Chris Barrett, Singapore – Afghan refugees in Jakarta defied lockdown restrictions and fought with police as they protested against falling humanitarian intakes by Australia and other countries.
Defying a ban on public gatherings in the Indonesian capital imposed due to the COVID-19 outbreak, more than 1000 refugees from Afghanistan were met by police, some in full PPE kit, who warned that troops stood by ready to disperse the crowds by force.
"We ask [you to disperse] as we are still under the social restriction conditions. This is the second warning. The troops are ready," an officer told the protesters according to local media.
The traditional staging point for asylum seekers bidding to travel to Australia by boat, Indonesia has more than 14,000 registered refugees, over half of them ethnic Hazara from Afghanistan, who have long been persecuted by the Taliban.
While the attention of Western powers is on the rescue effort in Kabul, many refugees who have fled the war-torn nation over the past decade remain in limbo in Indonesia, stranded with few rights for nearly a decade.
Such is their desperation, there were warnings last week that Afghan refugees to Australia's north were considering getting on boats despite the Australian government's policy of turning them around under Operation Sovereign Borders.
The UNHCR has forecast that few will ever be resettled as humanitarian intakes from third countries drop.
"We are fully aware of the current COVID situation in Indonesia and that the government has imposed a lockdown which doesn't allow any kind of gathering or protest but we are helpless and don't have any other solution than to raise our voices and tell the world about our problems and worries we have for our families, people and country," said Hakmat, an Afghan Hazara refugee stuck in Jakarta since 2013 who did not want his surname published.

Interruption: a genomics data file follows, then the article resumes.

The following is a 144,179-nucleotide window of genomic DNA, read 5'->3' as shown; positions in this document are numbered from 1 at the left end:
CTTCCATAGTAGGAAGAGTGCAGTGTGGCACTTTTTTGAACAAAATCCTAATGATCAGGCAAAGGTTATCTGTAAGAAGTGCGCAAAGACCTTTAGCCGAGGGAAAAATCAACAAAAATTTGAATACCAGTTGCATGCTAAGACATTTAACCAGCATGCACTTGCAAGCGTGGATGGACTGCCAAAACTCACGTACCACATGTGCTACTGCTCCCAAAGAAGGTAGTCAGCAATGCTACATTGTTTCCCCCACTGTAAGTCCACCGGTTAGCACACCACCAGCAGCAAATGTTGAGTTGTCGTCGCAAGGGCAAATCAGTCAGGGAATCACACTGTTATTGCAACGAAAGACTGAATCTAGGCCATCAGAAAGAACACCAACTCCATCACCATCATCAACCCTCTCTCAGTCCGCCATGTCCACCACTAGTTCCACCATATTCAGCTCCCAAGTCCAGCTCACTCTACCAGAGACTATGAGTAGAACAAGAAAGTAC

"We are holding this protest to put pressure on the UNHCR, Australian government and other countries that accept refugees from Indonesia to work on the resettlement process which has been prolonged for too long. Thousands of refugees have been waiting in limbo here in Indonesia for eight to 10 years to get resettled."
Several protesters were taken away on Tuesday by police, which dispersed the crowd with trucks and motorcycles.
Indonesia takes in asylum seekers but as Jakarta is a non-signatory to the 1951 Refugee Convention and the 1967 Protocol, refugees don't have the right to work and the physiological toll has led to a spate of suicides.
Australia, meanwhile, won't accept any refugee who registered in Indonesia after July 1, 2014, an edict enforced once Canberra was determined to stop maritime arrivals, and its overall intake has been reduced from 18,750 places annually to 13,750.
Prime Minister Scott Morrison has said at least 3000 of those spots will be reserved for Afghan nationals fleeing the new Taliban regime.
Those who have already escaped and remain in Indonesia, however, face a never-ending waiting game.
"The Australian government operates a generous humanitarian program while its policy on combating people smuggling remains unchanged," an Australian Border Force spokesperson said.
"We will continue to detect and intercept anyone who attempts an illegal boat voyage to Australia and return them to their country of departure or origin, where it is safe to do so."
The ABF said last week the government had granted more than 8500 visas to Afghans under Australia's humanitarian program since 2013, with Afghanistan in the top five countries of origin over the last five years for refugees settling in Australia.
– with Karuni Rompies